Humanitarian Award winner from STARTTS*, Philip Feinstein has been implementing a unique programme for refugees in detention centres in order to provide them some relief from trauma.
When Philip Feinstein migrated from South Africa to Australia in 1973, whilst fleeing the Apartheid regime of that country, little did he realise that he would be involved in helping refugees decades later. Although being a musician helped him with his own stresses at the time, he soon came to realise just how beneficial music could be when he embarked on his crusade to help our more recent refugees.
Philip approached the staff at Villawood Detention Centre over 4 years ago to volunteer his talents as a music teacher. “I knew that music could help people under stress and realised that I could make a difference”. And coming from the standpoint that we can all help people locked up in detention, no matter what our political and religious position is, he embarked on his ‘Music for Refugees’ program.
Villawood had no music instruments when he started the program, so the onus was put on him to find instruments. And this he did because Villawood has 5 sections. He needed to find many instruments so he persuaded members of the public to donate to the cause and was pleasantly surprised – within a couple of months each section had a piano, guitars, violins and various, percussions instruments. That was followed up by each section having a dedicated music room as well. He visits Villawood quite often and arranges jam sessions in all adult sections, whilst in the children and family section there are basic music lessons mixed in with personal growth tuition and games. Because of the boredom and trauma that refugees feel, Feinstein knew that making music could make a huge difference.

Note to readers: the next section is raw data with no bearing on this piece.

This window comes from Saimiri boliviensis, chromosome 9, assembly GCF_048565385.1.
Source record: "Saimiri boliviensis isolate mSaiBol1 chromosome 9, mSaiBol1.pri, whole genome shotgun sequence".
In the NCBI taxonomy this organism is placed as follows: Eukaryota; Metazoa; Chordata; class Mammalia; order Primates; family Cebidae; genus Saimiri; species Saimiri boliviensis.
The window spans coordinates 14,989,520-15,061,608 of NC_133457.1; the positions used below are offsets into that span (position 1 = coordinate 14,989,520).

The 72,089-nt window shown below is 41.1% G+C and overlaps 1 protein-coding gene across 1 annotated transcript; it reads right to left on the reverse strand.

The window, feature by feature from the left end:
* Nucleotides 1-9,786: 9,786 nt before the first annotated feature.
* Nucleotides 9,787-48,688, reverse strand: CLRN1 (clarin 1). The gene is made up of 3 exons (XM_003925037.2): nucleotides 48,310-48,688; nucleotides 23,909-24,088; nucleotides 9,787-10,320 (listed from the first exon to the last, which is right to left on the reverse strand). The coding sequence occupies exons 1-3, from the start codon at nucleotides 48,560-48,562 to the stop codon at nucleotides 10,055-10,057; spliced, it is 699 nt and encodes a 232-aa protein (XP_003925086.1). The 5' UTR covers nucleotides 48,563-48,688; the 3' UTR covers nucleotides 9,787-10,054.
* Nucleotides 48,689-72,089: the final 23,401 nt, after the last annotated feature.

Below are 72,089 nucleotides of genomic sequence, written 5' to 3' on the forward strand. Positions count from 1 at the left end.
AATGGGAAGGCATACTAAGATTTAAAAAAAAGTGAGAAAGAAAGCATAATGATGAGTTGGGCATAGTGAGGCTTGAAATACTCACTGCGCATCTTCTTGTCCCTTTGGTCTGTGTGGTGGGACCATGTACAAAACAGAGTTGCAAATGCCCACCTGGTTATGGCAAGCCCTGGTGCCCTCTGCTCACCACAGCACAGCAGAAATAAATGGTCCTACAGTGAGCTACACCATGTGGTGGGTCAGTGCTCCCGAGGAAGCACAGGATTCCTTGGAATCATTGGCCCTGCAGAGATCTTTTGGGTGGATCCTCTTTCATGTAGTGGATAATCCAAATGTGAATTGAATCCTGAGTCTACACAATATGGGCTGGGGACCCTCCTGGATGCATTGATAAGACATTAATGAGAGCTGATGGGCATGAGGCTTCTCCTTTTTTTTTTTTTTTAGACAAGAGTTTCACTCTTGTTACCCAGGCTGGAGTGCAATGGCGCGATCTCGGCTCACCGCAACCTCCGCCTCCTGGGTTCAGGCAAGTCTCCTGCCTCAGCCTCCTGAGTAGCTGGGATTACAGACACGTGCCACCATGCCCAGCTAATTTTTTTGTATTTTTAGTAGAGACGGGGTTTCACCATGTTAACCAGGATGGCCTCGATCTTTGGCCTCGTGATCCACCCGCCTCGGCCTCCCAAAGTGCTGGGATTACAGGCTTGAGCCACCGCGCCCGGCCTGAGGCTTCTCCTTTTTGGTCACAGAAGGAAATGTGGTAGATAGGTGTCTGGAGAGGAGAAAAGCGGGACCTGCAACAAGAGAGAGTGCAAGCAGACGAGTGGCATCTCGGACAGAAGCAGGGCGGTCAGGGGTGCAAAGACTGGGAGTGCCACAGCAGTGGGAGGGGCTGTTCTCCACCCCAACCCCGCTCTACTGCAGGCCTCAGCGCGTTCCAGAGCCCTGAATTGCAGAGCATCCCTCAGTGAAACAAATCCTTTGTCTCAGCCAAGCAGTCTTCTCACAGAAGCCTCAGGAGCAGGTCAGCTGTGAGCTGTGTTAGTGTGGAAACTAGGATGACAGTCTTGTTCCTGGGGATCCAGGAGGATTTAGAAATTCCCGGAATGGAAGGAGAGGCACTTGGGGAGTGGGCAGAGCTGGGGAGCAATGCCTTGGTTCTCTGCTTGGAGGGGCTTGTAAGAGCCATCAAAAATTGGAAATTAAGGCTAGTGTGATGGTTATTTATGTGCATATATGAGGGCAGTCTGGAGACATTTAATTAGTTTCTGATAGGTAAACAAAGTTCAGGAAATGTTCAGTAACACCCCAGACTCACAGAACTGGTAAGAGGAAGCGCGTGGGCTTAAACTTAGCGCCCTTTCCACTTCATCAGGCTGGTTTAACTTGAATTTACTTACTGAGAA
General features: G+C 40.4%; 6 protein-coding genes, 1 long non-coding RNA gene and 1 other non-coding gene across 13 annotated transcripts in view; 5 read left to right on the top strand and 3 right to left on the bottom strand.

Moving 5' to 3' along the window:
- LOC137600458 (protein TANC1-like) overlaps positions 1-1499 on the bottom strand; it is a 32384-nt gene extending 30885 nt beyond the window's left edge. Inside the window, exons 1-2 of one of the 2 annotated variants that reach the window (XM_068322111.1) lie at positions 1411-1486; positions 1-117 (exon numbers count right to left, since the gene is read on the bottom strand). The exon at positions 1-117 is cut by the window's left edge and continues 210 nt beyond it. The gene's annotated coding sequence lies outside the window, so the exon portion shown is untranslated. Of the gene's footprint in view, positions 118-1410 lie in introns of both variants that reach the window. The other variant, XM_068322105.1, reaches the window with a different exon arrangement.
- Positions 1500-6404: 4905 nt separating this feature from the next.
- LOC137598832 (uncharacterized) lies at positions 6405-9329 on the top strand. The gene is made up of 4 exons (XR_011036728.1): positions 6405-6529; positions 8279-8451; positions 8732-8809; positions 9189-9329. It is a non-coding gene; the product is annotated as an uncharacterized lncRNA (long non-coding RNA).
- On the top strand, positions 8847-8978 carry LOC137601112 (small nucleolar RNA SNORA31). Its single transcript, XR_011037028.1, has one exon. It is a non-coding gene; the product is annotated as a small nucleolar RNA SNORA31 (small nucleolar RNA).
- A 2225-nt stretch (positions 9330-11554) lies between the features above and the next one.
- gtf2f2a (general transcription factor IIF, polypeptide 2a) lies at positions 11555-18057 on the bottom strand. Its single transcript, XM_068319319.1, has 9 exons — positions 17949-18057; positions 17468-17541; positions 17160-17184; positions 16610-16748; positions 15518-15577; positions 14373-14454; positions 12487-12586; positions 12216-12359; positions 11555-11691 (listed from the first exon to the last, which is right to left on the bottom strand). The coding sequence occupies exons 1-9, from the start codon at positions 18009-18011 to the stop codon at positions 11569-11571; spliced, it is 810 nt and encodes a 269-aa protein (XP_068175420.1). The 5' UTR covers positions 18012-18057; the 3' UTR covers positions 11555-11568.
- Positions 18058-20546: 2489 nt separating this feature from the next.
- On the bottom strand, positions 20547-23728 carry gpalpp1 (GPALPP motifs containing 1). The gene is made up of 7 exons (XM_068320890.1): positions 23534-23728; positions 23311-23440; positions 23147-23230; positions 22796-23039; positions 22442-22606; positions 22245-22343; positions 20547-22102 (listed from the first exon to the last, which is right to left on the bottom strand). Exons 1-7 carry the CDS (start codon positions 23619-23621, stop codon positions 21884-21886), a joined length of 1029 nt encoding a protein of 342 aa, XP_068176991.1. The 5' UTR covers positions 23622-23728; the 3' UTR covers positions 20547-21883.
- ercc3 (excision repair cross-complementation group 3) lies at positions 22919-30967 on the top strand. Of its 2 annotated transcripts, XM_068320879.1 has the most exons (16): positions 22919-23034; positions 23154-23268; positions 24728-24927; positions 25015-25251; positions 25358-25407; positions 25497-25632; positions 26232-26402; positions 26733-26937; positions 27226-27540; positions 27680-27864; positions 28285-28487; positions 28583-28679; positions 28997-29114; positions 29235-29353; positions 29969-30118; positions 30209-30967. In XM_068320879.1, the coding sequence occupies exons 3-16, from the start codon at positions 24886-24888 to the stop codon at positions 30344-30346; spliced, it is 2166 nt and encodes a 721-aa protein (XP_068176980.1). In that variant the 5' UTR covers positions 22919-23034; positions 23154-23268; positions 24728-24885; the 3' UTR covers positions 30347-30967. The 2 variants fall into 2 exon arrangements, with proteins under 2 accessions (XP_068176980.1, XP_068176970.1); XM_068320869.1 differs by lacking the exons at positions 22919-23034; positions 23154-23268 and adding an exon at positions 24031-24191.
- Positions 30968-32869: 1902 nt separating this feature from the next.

Following his success in Villawood, Philip decided to take the program to all detention centres throughout Australia, plus Manus Island and Nauru. However, being Sydney based it was a challenge to arrange places where members of the public could leave donated instruments. And so he created drop-off points everywhere. “I am most appreciative to the various Uniting Churches, Synagogues and St Vincent de Paul centres that have agreed to be drop-off points to help with the plight of these traumatised people” he said. “No matter where the refugees come from, it is wonderful to see see Australians from all walks of life and all religions, Christians, Muslims and Jews, helping with the project. It is testament to us being a giving nation.”
Feinstein recently received a Humanitarian Award from STARTTS for his work with refugees. He has now extended the ‘Music for Refugees’ project to include other centres that work with refugees no longer in detention. And with the expansion of the project, he is calling for more instruments to be donated.
A full list of drop-off points can be found on the website www.musicforrefugees.org
*STARTTS – The NSW Service for the Treatment and Rehabilitation of Torture and Trauma Survivors is one of Australia’s leading organisations providing treatment and rehabilitation to torture and trauma survivors.